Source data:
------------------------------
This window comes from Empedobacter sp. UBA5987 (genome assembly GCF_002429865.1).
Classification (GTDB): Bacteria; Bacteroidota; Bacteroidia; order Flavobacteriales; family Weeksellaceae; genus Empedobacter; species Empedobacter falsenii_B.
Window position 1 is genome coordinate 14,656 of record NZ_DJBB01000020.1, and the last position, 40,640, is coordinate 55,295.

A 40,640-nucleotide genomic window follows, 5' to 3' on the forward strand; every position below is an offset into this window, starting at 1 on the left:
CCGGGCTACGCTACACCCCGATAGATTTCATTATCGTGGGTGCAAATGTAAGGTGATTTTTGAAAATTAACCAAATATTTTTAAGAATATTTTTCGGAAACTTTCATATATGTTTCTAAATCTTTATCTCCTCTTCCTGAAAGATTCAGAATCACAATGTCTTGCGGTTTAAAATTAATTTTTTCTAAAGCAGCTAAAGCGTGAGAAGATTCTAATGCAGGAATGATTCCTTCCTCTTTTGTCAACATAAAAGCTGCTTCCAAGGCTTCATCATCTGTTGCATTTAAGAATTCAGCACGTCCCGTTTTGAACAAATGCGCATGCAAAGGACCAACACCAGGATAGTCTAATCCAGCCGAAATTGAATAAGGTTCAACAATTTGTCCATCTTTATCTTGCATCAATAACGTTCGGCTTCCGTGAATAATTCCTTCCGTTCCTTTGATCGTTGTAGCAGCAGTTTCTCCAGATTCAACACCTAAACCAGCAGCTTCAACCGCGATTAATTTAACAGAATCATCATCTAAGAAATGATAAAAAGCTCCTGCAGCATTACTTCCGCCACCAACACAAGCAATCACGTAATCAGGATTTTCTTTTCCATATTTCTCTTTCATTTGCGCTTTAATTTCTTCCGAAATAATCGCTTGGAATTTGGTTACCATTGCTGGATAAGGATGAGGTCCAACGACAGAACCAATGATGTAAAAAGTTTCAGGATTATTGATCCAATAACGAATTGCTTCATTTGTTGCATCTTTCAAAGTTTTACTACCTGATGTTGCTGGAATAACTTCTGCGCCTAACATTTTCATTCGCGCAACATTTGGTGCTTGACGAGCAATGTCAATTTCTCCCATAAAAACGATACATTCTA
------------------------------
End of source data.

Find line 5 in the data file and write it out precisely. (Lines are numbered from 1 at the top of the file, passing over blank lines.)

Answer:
CCGGGCTACGCTACACCCCGATAGATTTCATTATCGTGGGTGCAAATGTAAGGTGATTTTTGAAAATTAACCAAATATTTTTAAGAATATTTTTCGGAAACTTTCATATATGTTTCTAAATCTTTATCTCCTCTTCCTGAAAGATTCAGAATCACAATGTCTTGCGGTTTAAAATTAATTTTTTCTAAAGCAGCTAAAGCGTGAGAAGATTCTAATGCAGGAATGATTCCTTCCTCTTTTGTCAACATAAAAGCTGCTTCCAAGGCTTCATCATCTGTTGCATTTAAGAATTCAGCACGTCCCGTTTTGAACAAATGCGCATGCAAAGGACCAACACCAGGATAGTCTAATCCAGCCGAAATTGAATAAGGTTCAACAATTTGTCCATCTTTATCTTGCATCAATAACGTTCGGCTTCCGTGAATAATTCCTTCCGTTCCTTTGATCGTTGTAGCAGCAGTTTCTCCAGATTCAACACCTAAACCAGCAGCTTCAACCGCGATTAATTTAACAGAATCATCATCTAAGAAATGATAAAAAGCTCCTGCAGCATTACTTCCGCCACCAACACAAGCAATCACGTAATCAGGATTTTCTTTTCCATATTTCTCTTTCATTTGCGCTTTAATTTCTTCCGAAATAATCGCTTGGAATTTGGTTACCATTGCTGGATAAGGATGAGGTCCAACGACAGAACCAATGATGTAAAAAGTTTCAGGATTATTGATCCAATAACGAATTGCTTCATTTGTTGCATCTTTCAAAGTTTTACTACCTGATGTTGCTGGAATAACTTCTGCGCCTAACATTTTCATTCGCGCAACATTTGGTGCTTGACGAGCAATGTCAATTTCTCCCATAAAAACGATACATTCTA